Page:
In a couple of articles, Cesario and Johnson have claimed that police officers have a racial bias in the use of force with deadly consequences (Cesario, Johnson, & Terrill, 2019; Johnson, Tress, Burkel, Taylor, & Cesario, 2019). Surprisingly, they claim that police officers in the United States are MORE likely to shoot White civilians than Black civilians. And the differences are not small either. According to their PNAS article, “a person fatally shot by police was 6.67 times less likely (OR = 0.15 [0.09, 0.27]) to be Black than White” (p. 15880). In their SPPS article, they write “The odds were 2.7 times higher for Whites to be killed by police gunfire relative to Blacks given each group’s SRS homicide reports, 2.6 times higher for Whites given each group’s SRS homicide arrests, 2.9 times higher for Whites given each group’s NIBRS homicide reports, 3.9 times higher for Whites given each group’s NIBRS homicide arrests, and 2.5 times higher for Whites given each group’s CDC death by assault data. Thus, the authors claim that for every Black civilian killed by police, there are 2 to 6 White civilians killed by police under similar circumstances.
The main problem with Cesario and Johnson’s conclusion is that they rest entirely on the assumption that violent crime statistics are a reasonable estimate for the frequency of encounters with police that may result in the fatal use of force.
“One cannot experience a policing outcome without exposure to police, and if exposure rates differ across groups, then the correct benchmark is on those exposure rates.” (Cesario, Johnson, & Terrill, 2019, p. 587).
“In the context of police shootings, exposure would be reasonably approximated by rates of criminal involvement for Blacks and Whites; the more group members are involved in criminal activity, the more exposure they have to situations in which police shootings would be likely to occur” (p. 587).
The quotes make it clear that Cesario and Johnson use crime statistics as a proxy for encounters with police that sometimes result in the fatal use of force.
What Cesario and Johnson are not telling their readers is that there are much better statistics to estimate how frequently civilians encounter police. I don’t know why Cesario and Johnson did not use this information or share it with their readers. I only know that they are aware that this information exists because they cite an article that made use of this information in their PNAS article (Tregle, Nix, Alpert, 2019). Although Tregle et al. (2019) use exactly the same benchmarking approach as Cesario and Johnson, the results are not mentioned in the SPPS article.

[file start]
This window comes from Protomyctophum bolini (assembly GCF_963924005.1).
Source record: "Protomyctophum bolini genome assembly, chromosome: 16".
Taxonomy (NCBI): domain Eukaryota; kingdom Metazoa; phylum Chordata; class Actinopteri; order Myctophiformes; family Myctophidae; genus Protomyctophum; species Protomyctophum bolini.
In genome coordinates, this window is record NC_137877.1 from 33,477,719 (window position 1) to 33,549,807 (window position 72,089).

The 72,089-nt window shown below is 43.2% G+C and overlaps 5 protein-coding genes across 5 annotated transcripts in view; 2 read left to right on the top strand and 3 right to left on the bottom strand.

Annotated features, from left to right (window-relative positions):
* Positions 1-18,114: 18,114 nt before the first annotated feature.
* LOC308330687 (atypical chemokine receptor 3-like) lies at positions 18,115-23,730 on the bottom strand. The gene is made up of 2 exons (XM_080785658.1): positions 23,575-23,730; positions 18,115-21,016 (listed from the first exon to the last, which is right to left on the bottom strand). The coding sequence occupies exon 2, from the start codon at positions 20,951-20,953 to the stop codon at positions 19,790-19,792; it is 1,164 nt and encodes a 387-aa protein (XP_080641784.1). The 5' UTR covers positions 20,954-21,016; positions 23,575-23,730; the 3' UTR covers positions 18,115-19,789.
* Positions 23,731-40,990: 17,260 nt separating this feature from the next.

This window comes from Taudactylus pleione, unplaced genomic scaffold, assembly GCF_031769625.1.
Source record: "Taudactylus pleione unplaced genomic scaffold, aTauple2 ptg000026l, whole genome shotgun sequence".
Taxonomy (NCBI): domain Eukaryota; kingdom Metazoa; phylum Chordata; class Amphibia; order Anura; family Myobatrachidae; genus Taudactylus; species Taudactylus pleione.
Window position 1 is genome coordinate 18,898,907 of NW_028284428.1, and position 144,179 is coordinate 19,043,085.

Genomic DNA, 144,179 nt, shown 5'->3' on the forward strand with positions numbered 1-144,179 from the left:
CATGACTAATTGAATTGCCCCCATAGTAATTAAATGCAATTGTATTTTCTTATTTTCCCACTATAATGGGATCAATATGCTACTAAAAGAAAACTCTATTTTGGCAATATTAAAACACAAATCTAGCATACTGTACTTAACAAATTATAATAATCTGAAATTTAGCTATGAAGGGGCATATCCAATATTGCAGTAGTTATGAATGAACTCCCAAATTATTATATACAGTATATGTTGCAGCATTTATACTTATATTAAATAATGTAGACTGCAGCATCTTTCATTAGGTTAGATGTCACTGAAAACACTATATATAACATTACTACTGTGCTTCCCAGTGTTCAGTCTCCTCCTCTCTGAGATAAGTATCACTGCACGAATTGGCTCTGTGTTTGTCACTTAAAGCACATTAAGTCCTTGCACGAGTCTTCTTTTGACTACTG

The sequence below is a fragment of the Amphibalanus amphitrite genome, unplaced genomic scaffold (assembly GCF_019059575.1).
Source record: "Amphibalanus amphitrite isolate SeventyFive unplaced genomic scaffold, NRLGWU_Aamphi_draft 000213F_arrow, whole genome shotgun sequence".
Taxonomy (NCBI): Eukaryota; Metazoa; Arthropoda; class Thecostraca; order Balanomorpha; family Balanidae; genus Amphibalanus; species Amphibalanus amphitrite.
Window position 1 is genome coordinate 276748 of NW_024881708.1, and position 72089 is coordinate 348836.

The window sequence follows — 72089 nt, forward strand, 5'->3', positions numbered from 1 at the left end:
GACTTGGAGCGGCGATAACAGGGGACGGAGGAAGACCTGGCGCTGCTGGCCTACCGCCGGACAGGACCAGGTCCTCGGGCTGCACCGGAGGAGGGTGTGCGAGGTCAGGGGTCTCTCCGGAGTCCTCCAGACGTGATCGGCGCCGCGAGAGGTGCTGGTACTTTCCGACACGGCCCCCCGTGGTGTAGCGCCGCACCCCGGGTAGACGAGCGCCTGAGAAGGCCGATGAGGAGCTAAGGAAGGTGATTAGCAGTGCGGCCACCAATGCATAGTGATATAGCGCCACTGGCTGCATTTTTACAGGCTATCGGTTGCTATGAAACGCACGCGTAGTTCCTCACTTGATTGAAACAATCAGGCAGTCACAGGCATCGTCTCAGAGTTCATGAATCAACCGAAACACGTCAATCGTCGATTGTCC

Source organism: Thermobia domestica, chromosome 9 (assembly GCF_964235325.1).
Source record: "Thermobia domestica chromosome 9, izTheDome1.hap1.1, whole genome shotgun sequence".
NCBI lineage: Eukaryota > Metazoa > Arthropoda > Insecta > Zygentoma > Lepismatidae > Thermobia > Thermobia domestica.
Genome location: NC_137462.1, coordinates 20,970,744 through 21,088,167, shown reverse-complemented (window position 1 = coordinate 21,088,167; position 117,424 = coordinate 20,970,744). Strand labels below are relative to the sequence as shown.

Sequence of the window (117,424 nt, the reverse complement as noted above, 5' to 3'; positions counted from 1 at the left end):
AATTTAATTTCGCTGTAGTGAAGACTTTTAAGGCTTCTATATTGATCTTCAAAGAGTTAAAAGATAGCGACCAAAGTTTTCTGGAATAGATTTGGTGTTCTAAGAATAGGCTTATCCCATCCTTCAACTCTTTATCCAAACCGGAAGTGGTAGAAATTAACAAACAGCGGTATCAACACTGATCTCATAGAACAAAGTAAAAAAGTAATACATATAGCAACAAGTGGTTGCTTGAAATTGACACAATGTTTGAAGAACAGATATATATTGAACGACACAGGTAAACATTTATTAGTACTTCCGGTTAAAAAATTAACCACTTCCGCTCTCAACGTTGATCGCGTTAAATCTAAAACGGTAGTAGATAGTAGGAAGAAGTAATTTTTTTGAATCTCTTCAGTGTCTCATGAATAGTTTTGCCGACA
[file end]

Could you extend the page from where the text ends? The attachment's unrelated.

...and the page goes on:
The Police-Public-Contact Survey
The Bureau of Justice Statistics has collected data from over 100,000 US citizens about encounters with police. The Police-Public Contact Survey has been conducted in 2002, 2005, 2008, 2011, and 2015. Tregle et al. (2019) used the freely available data to create three benchmarks for fatal police shootings.
First, they estimated that there are 2.5 million police-initiated contacts a year with Black civilians and 16.6 million police initiated contacts a year with White civilians. This is a ratio of 1:6.5, which is slightly bigger than the ratio for Black and White citizens (39.9 million vs. 232.9 million), 1:5.8. Thus, there is no evidence that Black civilians have disproportionally more encounters with police than White civilans. Using either one of these benchmarks, still suggests that Black civilians are more likely to be shot than White civilians by a ratio of 3:1.
One reason for the proportionally higher rate of police encounters for White civilians is that they drive more than Blacks, which leads to more traffic stops for Whites. Here the ratio is 2.0 million to 14.0 million or 1:7. The picture changes for street stops, with a ratio of 0.5 million to 2.6 million, 1:4.9. But even this ratio still implies that Black civilians are at a greater risk to be fatally shot during a street stop with an odds-ratio of 2.55:1.
It is telling that Cesario and Johnson are aware of an article that came to opposite conclusions based on a different approach to estimate police encounters and do not mention this finding in their article. Apparently it was more convenient to ignore this inconsistent evidence to tell their readers that data consistently show no anti-Black bias. While readers who are not scientists may be shocked by this omission of inconvenient evidence, scientists are all to familiar with this deceptive practice of cherry picking that is eroding trust in science.
Encounters with Treats and Use of Force
Cesario and Johnson are likely to argue that it is wrong to use police encounters as a benchmark and that violent crime statistics are more appropriate because police officers mostly use force in encounters with violent criminals. However, this is simply an assumption that is not supported by evidence. For example, it is questionable to use homicide statistics because homicide arrests account for a small portion of incidences of fatal use of force.